Tactical NAV Smartphone App Directs UAV – Thwarts Taliban Attack
Jul 21, 2011
Kabul, Afghanistan – With the number of private military contractors exceeding the number of troops on the ground in both Iraq and Afghanistan, a growing concern for keeping contractors safe is more pressing than ever. ?On June 28, a private contractor located near Kabul came under insurgent fire while located in an area where he and his American contractors were working. The contractor immediately called the International Security Assistance Force (ISAF) tactical operations center (TOC) for military support, and ISAF personnel then quickly responded by requesting the military grid reference system (MGRS) grid coordinates to the insurgent threat.?However, the contractor was not equipped with a military GPS device or a 1:50,000-scale map to give the proper MGRS coordinates to the TOC. Instead, the contractor used Tactical NAV on his iPhone, and was able to quickly and accurately provide the assisting military personnel with his location, and also the location where the insurgent fire was coming from. As a result, an unmanned aerial vehicle (UAV) was dispatched to survey the perimeter of the base, and the insurgent attack was thwarted.?Developed for Soldiers by Soldiers, Tactical NAV assists troops in mapping, plotting and photographing waypoints on the battlefield and also helps Soldiers convey coordinates to other supporting units. Tactical NAV incorporates a compass, camera and a gridded map reference system to accurately pinpoint specific locations and relay that information to other users.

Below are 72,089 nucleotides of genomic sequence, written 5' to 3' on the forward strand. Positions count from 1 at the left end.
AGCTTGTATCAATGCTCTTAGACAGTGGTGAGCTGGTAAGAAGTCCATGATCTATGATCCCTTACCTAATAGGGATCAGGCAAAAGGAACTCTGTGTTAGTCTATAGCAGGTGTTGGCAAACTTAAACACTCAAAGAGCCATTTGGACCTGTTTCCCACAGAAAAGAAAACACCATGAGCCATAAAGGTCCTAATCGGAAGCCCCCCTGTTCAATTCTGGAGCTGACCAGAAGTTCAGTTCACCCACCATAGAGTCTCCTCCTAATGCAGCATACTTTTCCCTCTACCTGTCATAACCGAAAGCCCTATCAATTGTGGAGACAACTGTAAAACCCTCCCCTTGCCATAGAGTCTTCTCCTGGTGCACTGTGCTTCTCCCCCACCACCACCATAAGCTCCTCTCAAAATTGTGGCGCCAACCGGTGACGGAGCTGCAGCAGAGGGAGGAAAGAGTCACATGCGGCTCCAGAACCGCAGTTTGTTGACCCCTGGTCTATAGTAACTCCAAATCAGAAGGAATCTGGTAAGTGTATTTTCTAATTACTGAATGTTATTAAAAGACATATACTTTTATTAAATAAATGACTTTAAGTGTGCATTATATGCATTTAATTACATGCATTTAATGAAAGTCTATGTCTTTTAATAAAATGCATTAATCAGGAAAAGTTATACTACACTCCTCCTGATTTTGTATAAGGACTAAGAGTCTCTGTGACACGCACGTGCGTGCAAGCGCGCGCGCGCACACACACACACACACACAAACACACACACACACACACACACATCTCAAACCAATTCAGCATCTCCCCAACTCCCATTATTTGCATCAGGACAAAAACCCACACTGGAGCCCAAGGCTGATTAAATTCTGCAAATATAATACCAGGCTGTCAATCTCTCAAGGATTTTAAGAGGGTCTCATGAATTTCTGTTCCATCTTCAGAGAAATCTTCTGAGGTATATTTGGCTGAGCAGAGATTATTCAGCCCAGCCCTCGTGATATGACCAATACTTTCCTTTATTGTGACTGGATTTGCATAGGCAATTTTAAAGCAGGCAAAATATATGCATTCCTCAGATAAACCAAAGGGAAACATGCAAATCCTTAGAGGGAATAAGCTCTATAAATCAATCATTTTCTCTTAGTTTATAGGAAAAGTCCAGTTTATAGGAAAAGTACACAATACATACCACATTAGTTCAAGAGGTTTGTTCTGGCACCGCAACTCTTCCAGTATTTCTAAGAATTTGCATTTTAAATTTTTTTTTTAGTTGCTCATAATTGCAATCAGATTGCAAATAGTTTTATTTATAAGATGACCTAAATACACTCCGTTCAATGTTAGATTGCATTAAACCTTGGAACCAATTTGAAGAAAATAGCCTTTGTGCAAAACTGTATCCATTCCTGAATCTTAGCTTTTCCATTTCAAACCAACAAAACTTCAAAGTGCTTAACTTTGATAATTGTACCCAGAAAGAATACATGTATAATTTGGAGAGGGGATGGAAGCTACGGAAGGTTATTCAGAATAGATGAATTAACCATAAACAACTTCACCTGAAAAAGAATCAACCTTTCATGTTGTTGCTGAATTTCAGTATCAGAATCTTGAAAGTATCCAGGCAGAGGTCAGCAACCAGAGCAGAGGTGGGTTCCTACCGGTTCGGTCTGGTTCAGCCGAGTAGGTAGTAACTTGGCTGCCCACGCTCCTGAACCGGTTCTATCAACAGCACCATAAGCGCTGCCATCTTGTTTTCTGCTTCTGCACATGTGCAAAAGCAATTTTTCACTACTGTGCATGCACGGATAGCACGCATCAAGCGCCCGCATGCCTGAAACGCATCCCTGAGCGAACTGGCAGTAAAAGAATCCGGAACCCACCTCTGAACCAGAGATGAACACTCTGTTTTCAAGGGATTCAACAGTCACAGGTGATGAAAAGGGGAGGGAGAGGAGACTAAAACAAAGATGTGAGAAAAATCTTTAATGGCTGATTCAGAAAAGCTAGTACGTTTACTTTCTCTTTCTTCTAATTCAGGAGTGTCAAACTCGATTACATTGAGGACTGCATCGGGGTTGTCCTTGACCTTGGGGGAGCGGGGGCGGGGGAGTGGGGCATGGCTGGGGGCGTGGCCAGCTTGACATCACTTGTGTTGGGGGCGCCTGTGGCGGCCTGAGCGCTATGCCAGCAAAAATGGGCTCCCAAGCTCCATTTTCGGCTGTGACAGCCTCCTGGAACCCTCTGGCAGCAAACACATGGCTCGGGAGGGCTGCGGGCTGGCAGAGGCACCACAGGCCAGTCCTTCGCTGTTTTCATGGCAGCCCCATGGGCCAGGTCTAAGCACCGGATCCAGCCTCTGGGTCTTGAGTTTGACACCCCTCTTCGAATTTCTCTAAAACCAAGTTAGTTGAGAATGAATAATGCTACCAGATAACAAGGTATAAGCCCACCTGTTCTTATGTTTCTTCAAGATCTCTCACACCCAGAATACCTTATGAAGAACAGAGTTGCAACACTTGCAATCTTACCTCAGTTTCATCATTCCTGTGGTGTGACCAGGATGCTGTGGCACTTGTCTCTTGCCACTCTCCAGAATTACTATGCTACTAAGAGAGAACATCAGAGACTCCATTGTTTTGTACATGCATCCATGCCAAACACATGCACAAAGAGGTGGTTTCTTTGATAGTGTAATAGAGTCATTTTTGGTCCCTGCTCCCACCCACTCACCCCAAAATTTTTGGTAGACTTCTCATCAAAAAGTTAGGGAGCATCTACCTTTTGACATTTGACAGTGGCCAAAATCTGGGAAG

Device Requirements:-iPhone, iPod touch, and iPad-Requires iOS 4.2 or later-5.9
Story here.

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Technology: Soldier Develops Smartphone App To Track Taliban

     This is pretty cool. Although the real test is if the guys out in the field will actually use this in combat? But the idea of how this guy dreamed it up and put his heart and soul into the project to get it out there is really inspirational.

     With that said, with a quick search you can find several programers out there that will build apps for a price. If you have an idea and have the 15,000 to 20,000 dollars to contract out the project, then maybe you too could come up with a life saving app, or even an enemy killing app that could give military or contractors the edge out there. No word yet on when the app will be available in iTunes, nor do I know the cost.-Matt

Soldier develops Smartphone app to track Taliban: Tactical Nav can pinpoint enemy and direct fire

By Paul Thompson27th January 2011

An iPhone app that tracks down the Taliban has been developed by a US soldier who used pds 17,000  of his own money into the project.

Captain Jonathan J. Springer said the idea for a Smartphone app to help soldiers in combat came to him in a dream last July.

The 31-year-old, from Fort Wayne, Indiana, has worked with programmers ever since to make the idea a reality.

Smart idea: Captain Springer (pictured here testing his invention in Afghanistan) used a variety of armoured vehicles, remote observation posts and harsh combat conditions to test the accuracy of his invention

Tactical Nav, which is expected to be available through Apple’s App Store next month, assists soldiers in mapping, plotting and photographing waypoints on a battleground and conveying coordinates to supporting units.

Captain Springer used a variety of armoured vehicles, remote observation posts and harsh combat conditions to test the accuracy of his invention, which can also be used to direct artillery fire on enemy positions or call in helicopter support.

The soldier, who serves as a battalion fire support officer in eastern Afghanistan, said most soldiers use smartphones and the app has been designed specifically for them. Read the rest of this entry »